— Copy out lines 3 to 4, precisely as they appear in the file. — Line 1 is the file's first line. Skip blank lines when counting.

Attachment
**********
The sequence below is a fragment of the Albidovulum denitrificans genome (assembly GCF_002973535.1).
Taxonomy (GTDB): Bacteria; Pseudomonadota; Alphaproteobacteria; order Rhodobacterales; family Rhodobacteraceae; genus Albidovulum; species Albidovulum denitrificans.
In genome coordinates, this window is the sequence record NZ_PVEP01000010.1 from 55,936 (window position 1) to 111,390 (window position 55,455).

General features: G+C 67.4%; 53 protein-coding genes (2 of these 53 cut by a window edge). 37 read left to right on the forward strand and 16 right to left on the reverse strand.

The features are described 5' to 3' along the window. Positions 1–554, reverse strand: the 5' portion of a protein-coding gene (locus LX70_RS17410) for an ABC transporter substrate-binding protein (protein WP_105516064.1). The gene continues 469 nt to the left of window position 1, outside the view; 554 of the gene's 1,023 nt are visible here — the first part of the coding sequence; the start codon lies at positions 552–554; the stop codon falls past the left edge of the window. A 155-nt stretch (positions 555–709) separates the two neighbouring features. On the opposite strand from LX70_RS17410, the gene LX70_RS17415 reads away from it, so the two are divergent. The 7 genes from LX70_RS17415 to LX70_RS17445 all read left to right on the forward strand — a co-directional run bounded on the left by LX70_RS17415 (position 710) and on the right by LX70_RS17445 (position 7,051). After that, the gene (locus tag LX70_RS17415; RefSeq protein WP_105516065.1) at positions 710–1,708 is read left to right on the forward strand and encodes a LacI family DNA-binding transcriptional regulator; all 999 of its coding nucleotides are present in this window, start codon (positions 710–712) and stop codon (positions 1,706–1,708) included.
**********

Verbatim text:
In genome coordinates, this window is the sequence record NZ_PVEP01000010.1 from 55,936 (window position 1) to 111,390 (window position 55,455).

General features: G+C 67.4%; 53 protein-coding genes (2 of these 53 cut by a window edge). 37 read left to right on the forward strand and 16 right to left on the reverse strand.